The industrial revolution launched us into an age of bureaucracy. Fast forward to recent years, where we’ve shifted into an age of information, which has changed the way we work into a meritocracy. Over the past two decades, we’ve seen the world’s top companies leveraging the power of information to boost their competitive edge in global markets, and the majority of new businesses have followed suit.
As it stands, data is on the tongue of every company, big or small—and the Middle East is no different. However, according to Julian Birkinshaw, professor and chair of strategy and entrepreneurship at the London Business School, things are on the cusp of taking a different turn. “Big data has become ubiquitous, and so it can no longer guarantee businesses a leg up,” he says.
So, is the information age coming to an end already? And what’s next? In his book Fast/Forward, co-authored by Jonas Ridderstråle, Birkinshaw outlines how business leaders can prepare for the future. Like it or not, the future is already on our doorstep like a proverbial ice age, rendering current business strategy practices obsolete. Birkinshaw calls it the age of adhocracy.
“Adhocracy is opportunistic,” he tells us. “Adhocracy is about action rather than debating. We act, we experiment. It’s more entrepreneurial.”
It’s evident that the world of business, competitive advantage is shrinking, and companies are scrambling to find an edge. And with this, a bountiful industry of advice-givers has grown around the concept of business aspiration. Consultants, academics, and of course, journalists have a plethora of insights on offer on a level never seen before.
You’d think this would catapult the information age into overdrive. Instead, it seems that we’ve hit information overload.
Birkinshaw points out a paradox that has risen from all this. “Despite big data, and on-demand, almost abundant knowledge, we’re now seeing people ignoring facts and data.”
In their book, the authors take quite a different view on corporate success to that of the commonly accepted notions peddled by the majority of experts today.
Birkinshaw and Ridderstråle argue that the case for information technology, big data, and advanced analytics is overstated.
“This alternative view puts a heavy burden on corporate leaders. It demands that they make sense of how the world is changing and figure out what the consequences of those changes might be in the years ahead; it requires them to make changes in how they work…without ‘best practice’ models to follow,” they write.
So how are businesses readying themselves for this fundamental shift in thinking? It has to do with falling back on that primal human instinct—intuition.
Excerpts from Fast/Forward, provide insights on gaining an evolutionary advantage in an ever-changing environment.
“Information overload at the individual level leads to distractedness, confusion, and poor decision-making. At a corporate level, we end up with analysis paralysis, endless debate, and a bias toward rational, scientific evidence at the expense of intuition or gut feel. These pathologies have a deleterious effect on our companies. They lessen the quality and speed of decision-making, delay action, and engender a sterile operating environment in which insightful thinking is quashed unless quantifiable. As a result, many companies end up standing still, even as the world around them is speeding up.”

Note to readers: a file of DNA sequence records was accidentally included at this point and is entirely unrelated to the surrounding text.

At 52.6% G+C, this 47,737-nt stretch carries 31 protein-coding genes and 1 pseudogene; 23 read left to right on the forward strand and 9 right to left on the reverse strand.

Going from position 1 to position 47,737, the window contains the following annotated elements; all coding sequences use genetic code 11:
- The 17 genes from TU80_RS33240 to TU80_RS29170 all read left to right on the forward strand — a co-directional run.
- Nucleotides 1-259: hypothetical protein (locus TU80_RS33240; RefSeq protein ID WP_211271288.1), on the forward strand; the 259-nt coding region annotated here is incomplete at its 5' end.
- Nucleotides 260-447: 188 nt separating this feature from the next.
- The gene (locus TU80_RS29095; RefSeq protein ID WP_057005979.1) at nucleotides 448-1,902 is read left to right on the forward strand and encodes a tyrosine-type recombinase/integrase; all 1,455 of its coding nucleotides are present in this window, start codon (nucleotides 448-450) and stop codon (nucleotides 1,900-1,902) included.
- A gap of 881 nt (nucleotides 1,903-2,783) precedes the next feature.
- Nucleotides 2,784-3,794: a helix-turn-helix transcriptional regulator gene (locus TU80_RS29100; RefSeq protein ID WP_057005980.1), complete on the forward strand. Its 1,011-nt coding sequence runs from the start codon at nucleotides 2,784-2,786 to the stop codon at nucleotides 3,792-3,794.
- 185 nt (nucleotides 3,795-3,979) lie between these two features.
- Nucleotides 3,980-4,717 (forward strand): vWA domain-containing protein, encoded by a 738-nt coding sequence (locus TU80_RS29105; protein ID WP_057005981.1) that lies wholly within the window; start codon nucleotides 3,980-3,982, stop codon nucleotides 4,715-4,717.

“How do you define and implement your strategy? It is the oldest question out there, and many academics, consultants, and former captains of industry have offered their views… So in a world shaped by the paradoxes of progress you need something else, and of course there have been many attempts over the years to frame strategy making in a less linear way—for example with a bottom-up process alongside the top-down one, or as a loop or a set of simple rules, as an emergent process, or even as a garbage can. While these are all valid points of view, we draw inspiration here from an unusual setting, namely how the world of software development has been transformed over the last fifteen years.”
Linking strategy to purpose
Monty Python’s movie The Meaning of Life was released in March 1983. The original tagline read, “It took God six days to create the Heavens and the Earth, and Monty Python just 90 minutes to screw it up.” The movie sought to provide irreverent and humorous answers to the ancient questions of why we are here, what life is all about, and what the purpose of existence is. These are difficult questions to be sure, but they are worth grappling with because in answering them we gain a sense of direction which helps us to make difficult choices and trade-offs. These questions are equally important in the world of business.”